Note: these 'words' (valid or invalid) are all the permutations of the word spin. These words are obtained by scrambling the letters in spin.
Definitions and meaning of spin
From Middle Englishspinnen, from Old Englishspinnan, from Proto-Germanic*spinnaną, from Proto-Indo-European*(s)penh₁-. Compare Low Germanspinnen, Dutchspinnen, Germanspinnen, Danishspinde, Swedishspinna.
spin (third-person singular simple presentspins, present participlespinning, simple past and past participlespunorspan)
(ergative) To rotate, revolve, gyrate (usually quickly); to partially or completely rotate to face another direction.
I spun myself around a few times.
Spin the ball on the floor.
She spun around and gave him a big smile.
(transitive) To make yarn by twisting and winding fibers together.
They spin the cotton into thread.
To present, describe, or interpret, or to introduce a bias or slant, so as to give something a favorable or advantageous appearance.
(cricket, of a bowler) To make the ball move sideways when it bounces on the pitch.
(cricket, of a ball) To move sideways when bouncing.
(cooking) To form into thin strips or ribbons, as with sugar
To form (a web, a cocoon, silk, etc.) from threads produced by the extrusion of a viscid, transparent liquid, which hardens on coming into contact with the air; said of the spider, the silkworm, etc.
To shape, as malleable sheet metal, into a hollow form, by bending or buckling it by pressing against it with a smooth hand tool or roller while the metal revolves, as in a lathe.
To move swiftly.
to spin along the road in a carriage, on a bicycle, etc.
To stream or issue in a thread or a small current or jet.
Blood spins from a vein.
(computing, programming, intransitive) To wait in a loop until some condition becomes true.
(transitive, informal) To play (vinyl records, etc.) as a disc jockey.
2002, CMJ New Music Report (volume 70, number 12)
However, for the past six years he has been spinning his novel blend of progressive house and trance music and is finally on the brink of becoming the next luminary DJ.
(intransitive) To use an exercise bicycle, especially as part of a gym class.
An abnormal condition in journal bearings where the bearing seizes to the shaft that is rotating and rotates inside the journal, destroying both the shaft and the journal.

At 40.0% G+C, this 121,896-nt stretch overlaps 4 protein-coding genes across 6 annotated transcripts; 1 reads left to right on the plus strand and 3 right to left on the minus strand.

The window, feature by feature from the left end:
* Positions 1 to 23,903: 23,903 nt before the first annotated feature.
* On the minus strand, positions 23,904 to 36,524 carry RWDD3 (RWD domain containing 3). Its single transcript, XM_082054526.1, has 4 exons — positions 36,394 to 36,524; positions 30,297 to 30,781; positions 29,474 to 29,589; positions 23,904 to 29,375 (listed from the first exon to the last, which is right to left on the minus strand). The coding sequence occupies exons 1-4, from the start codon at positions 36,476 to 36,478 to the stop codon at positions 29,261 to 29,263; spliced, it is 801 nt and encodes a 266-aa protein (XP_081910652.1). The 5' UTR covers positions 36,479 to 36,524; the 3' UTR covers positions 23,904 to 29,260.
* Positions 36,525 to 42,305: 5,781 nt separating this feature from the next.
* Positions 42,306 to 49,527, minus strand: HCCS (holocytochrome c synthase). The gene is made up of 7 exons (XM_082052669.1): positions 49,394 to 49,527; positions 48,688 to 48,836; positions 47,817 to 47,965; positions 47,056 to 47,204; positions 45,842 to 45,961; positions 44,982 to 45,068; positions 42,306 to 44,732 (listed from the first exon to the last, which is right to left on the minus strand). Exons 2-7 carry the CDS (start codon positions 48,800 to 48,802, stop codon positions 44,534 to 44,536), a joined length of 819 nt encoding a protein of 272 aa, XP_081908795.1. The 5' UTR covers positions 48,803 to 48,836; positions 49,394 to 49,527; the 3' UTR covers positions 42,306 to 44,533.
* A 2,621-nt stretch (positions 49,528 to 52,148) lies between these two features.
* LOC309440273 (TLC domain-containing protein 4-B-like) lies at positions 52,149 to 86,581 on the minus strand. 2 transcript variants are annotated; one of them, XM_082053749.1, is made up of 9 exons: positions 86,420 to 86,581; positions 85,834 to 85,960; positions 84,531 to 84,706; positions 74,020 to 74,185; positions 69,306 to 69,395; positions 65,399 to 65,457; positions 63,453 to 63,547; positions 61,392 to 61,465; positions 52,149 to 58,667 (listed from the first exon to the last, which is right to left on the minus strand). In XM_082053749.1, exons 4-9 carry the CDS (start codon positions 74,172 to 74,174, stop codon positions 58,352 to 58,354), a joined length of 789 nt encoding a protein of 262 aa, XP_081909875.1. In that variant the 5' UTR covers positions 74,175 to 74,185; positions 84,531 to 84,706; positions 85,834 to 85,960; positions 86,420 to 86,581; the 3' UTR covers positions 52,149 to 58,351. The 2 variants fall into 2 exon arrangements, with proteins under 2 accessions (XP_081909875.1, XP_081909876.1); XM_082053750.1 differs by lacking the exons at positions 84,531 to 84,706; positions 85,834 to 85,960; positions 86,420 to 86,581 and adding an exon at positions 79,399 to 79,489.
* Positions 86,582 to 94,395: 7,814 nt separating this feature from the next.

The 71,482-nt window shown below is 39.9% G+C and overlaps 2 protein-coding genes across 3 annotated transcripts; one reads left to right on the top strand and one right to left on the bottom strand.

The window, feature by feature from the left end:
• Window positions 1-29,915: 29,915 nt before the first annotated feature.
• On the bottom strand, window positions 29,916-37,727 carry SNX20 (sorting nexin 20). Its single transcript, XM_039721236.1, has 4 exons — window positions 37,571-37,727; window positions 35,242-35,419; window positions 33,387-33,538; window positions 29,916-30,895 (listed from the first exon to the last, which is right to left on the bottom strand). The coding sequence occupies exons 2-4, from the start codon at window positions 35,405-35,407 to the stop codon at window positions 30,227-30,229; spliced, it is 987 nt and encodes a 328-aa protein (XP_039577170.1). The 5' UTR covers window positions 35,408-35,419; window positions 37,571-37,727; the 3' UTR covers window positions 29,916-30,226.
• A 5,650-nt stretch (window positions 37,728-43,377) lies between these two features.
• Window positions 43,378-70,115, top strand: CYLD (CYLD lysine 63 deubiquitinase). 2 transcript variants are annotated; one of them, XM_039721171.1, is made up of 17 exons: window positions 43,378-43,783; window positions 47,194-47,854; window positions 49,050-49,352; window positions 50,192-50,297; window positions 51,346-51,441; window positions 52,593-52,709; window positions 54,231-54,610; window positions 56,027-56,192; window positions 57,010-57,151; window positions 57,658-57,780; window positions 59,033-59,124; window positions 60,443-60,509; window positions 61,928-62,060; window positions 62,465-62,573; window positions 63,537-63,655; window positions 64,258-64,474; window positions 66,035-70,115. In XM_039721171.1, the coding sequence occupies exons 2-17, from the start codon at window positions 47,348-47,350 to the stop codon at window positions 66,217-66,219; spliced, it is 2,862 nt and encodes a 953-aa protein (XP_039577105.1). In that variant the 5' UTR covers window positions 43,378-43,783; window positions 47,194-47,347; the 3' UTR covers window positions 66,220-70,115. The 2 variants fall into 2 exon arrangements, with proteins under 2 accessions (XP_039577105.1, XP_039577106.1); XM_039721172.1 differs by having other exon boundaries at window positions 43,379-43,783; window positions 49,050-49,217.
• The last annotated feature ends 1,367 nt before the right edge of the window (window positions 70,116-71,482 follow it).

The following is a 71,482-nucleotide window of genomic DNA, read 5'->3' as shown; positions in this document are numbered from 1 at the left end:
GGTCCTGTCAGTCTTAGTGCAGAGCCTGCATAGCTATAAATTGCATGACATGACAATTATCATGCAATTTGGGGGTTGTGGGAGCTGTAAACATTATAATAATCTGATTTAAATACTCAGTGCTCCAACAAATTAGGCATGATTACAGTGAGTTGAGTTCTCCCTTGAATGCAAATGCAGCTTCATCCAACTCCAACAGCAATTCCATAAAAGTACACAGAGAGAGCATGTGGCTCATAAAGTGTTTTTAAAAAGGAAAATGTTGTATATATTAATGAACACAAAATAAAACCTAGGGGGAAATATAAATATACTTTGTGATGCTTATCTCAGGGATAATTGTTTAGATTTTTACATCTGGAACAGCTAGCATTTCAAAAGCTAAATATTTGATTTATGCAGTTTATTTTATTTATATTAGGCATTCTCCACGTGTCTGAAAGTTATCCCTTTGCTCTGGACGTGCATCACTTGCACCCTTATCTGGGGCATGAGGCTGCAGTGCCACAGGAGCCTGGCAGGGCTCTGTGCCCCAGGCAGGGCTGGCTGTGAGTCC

(Britain, law enforcement, slang, transitive) To search rapidly.
2013, Nick Oldham, Psycho Alley
But then again, unless someone struck lucky in those first few hours, there weren't even enough detectives to spin a drum [house].
(give something a favorable appearance):whitewash, sugarcoat, put lipstick on, gild, blandish, dress up
spin (countable and uncountable, pluralspins)
Rapid circular motion.
The car went into a spin.
The skaters demonstrated their spins.
He put some spin on the cue ball.
(physics) A quantum angular momentum associated with subatomic particles, which also creates a magnetic moment.
(countable, uncountable) A favourable comment or interpretation intended to bias opinion on an otherwise unpleasant situation.
Try to put a positive spin on the disappointing sales figures.
The politician was mocked in the press for his reliance on spin rather than facts.
(sports) Rotation of the ball as it flies through the air; sideways movement of the ball as it bounces.
(aviation) A condition of flight where a stalled aircraft is simultaneously pitching, yawing and rolling in a spinning motion.
A brief trip by vehicle, especially one made for pleasure.
A bundle of spun material; a mass of strands and filaments.
1913, DH Lawrence, Sons and Lovers, chapter 1
She left him alone, and went to get Annie a spin of toffee.
A single play of a record by a radio station.
1996, Billboard (volume 108, number 12, page 37)
Although the Loveless title showed the smallest increase in airplay in the top 10, its number of detections outpaced the nearest bulleted title by more than 350 spins.
(Britain, prison slang) A search of a prisoner's cell for forbidden articles.
2002, Jeffrey Archer, A Prison Diary
Mr Weedon explains that this is a cell search - known by prisoners as a spin - and for obvious reasons it has to be carried out without any warning.
(dated) Unmarried woman, spinster.
1893, Bithia Mary Croker, "To Let" in "To Let" etc., Philadelphia: J.B. Lippincott, 1906, p. 1, 
Some years ago, when I was a slim young spin, I came out to India to live with my brother Tom […]
(uncountable) The use of an exercise bicycle, especially as part of a gym class.